Microsoft released a beta of Exchange Server 2010 on Wednesday, the first product that enterprise customers will see from the next version of Office.
Microsoft also went public with the official branding of its next productivity suite — Office 2010. Until now Microsoft had been referring to it as Office 14, but the new name had been widely expected.
Exchange Server should be in full release by the end of the year, but the rest of the products in the suite won’t be out until early 2010, said Julia White, director of the Exchange product management team.
Microsoft will release technical previews of other products in the suite, including Office 2010, SharePoint Server 2010, Visio 2010 and Project 2010, in the third calendar quarter. A technical preview is tested by hundreds of thousands of users, while millions of people will have access to the Exchange 2010 beta, White said.
Another of the Office System products, Office Communications Server (OCS), is on a different schedule. The latest version, OCS R2, was released only in February, and Microsoft has not discussed plans yet for the next big upgrade.
Microsoft will begin the process of upgrading its hosted version of Exchange, Exchange Online, at the same time it ships the Exchange 2010 on-premise product. Exchange Online customers will have the ability to determine when their users are upgraded to the new Exchange 2010 capabilities in Exchange Online, starting in the first half of 2010.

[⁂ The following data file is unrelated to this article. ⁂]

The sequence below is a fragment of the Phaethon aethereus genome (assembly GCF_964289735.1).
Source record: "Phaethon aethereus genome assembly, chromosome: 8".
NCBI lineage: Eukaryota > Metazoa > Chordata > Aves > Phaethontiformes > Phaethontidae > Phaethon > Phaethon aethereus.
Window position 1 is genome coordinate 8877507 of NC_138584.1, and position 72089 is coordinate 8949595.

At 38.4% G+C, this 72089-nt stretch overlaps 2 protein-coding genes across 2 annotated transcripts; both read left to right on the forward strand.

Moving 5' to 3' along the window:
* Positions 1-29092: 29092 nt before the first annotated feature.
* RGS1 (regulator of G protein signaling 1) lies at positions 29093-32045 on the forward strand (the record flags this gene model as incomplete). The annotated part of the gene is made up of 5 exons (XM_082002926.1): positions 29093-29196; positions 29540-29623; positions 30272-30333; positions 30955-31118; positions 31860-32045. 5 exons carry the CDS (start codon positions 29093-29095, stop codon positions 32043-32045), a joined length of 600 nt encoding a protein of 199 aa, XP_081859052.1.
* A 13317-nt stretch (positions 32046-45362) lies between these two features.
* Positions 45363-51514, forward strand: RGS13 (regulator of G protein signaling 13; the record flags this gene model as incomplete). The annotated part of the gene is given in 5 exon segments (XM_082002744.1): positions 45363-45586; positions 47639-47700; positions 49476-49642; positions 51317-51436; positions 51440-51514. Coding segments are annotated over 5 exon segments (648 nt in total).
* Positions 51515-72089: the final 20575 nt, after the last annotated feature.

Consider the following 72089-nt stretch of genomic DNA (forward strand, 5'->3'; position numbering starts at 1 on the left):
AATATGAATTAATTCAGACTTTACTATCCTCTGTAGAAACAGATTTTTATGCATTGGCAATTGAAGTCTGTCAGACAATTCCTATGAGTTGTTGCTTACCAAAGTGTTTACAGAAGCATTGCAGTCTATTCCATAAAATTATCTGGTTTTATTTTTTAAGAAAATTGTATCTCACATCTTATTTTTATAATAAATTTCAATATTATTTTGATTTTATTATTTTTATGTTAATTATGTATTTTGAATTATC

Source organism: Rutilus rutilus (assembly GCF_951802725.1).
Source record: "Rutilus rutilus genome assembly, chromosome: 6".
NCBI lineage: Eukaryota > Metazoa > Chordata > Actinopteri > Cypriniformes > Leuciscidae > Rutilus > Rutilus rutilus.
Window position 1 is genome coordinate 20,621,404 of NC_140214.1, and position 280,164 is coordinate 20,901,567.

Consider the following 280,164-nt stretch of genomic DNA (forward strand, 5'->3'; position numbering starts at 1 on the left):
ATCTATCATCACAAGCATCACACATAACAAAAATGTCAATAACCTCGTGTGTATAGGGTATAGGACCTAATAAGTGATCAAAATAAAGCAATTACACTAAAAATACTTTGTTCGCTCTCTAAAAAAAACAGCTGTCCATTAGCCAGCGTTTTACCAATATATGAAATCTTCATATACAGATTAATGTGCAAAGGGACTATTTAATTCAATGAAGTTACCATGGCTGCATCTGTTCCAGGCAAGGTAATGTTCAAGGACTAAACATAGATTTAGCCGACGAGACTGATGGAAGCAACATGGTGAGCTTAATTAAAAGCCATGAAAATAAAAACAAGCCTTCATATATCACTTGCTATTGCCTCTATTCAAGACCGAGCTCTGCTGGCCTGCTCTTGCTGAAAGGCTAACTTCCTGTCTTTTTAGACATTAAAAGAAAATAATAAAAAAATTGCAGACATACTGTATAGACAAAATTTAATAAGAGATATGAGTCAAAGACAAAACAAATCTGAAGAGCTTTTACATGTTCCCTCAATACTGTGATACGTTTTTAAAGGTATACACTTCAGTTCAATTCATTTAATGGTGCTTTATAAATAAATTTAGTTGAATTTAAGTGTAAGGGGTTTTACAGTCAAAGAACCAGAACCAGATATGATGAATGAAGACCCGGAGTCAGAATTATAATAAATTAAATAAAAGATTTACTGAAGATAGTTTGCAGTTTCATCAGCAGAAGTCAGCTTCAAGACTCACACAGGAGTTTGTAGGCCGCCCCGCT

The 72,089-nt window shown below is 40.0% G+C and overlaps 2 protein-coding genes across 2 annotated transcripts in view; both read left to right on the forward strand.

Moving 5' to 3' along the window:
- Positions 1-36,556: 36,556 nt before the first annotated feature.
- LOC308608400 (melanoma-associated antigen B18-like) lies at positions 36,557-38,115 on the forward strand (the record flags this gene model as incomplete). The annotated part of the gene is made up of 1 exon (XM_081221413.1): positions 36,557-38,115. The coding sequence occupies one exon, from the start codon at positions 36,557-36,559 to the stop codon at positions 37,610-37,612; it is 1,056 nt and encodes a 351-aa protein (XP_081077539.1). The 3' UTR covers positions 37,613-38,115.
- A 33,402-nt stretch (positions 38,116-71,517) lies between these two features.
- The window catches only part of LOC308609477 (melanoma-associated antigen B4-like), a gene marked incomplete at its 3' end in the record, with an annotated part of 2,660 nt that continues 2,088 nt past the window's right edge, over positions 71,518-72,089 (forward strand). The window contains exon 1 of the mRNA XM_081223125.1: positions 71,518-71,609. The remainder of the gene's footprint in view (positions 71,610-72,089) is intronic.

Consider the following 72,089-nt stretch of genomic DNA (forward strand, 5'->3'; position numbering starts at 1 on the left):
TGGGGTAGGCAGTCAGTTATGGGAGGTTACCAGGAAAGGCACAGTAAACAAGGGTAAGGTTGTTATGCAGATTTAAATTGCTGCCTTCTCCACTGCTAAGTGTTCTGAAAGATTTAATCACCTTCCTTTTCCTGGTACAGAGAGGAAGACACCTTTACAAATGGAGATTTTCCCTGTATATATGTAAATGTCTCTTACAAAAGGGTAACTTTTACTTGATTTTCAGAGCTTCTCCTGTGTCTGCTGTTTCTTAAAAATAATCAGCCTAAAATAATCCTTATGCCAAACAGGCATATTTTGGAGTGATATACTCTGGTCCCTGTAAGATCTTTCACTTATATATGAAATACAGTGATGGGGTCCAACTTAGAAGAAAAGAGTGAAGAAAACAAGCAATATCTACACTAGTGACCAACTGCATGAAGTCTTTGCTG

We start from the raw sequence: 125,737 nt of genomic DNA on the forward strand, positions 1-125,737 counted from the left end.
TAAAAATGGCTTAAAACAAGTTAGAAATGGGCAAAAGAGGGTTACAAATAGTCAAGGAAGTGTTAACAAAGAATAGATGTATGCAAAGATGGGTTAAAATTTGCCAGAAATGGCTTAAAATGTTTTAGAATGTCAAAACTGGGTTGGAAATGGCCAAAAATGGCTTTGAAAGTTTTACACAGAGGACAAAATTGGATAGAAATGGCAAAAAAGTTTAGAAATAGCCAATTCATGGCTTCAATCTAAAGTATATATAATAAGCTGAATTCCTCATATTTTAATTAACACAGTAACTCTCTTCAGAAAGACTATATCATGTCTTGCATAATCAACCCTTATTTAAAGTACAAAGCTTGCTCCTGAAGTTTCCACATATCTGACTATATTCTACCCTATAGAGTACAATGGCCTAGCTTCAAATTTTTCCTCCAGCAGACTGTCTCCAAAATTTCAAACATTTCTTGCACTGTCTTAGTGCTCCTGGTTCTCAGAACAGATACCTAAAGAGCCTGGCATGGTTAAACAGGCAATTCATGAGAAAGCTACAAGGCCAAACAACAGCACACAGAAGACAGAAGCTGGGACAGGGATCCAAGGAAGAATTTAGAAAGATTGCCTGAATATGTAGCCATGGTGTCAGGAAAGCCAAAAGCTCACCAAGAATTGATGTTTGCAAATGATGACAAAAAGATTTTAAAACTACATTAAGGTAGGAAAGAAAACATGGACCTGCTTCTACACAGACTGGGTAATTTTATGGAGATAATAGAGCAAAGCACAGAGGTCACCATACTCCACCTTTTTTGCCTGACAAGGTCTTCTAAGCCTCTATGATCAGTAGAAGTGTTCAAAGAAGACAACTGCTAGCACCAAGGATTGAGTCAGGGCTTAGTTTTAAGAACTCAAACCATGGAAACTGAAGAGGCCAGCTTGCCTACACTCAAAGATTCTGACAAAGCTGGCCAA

Now that Microsoft offers Exchange as both a service and an on-premise product, it is beginning to align the features of the two offerings more closely, White said. When the company makes architectural decisions about the server product, it thinks about the service as well, White said. “We’re thinking about them in a unified way.”
It made it easy in Exchange 2010 to automatically configure access for certain employee roles, such as a compliance officer or human-resources manager, White said. “You can set it up [for people] to just have access to the mail boxes they need to search, and can turn that access on and off very quickly,” she said.
In Exchange 2007, IT pros needed “an 80-page white paper” to do something similar, she said.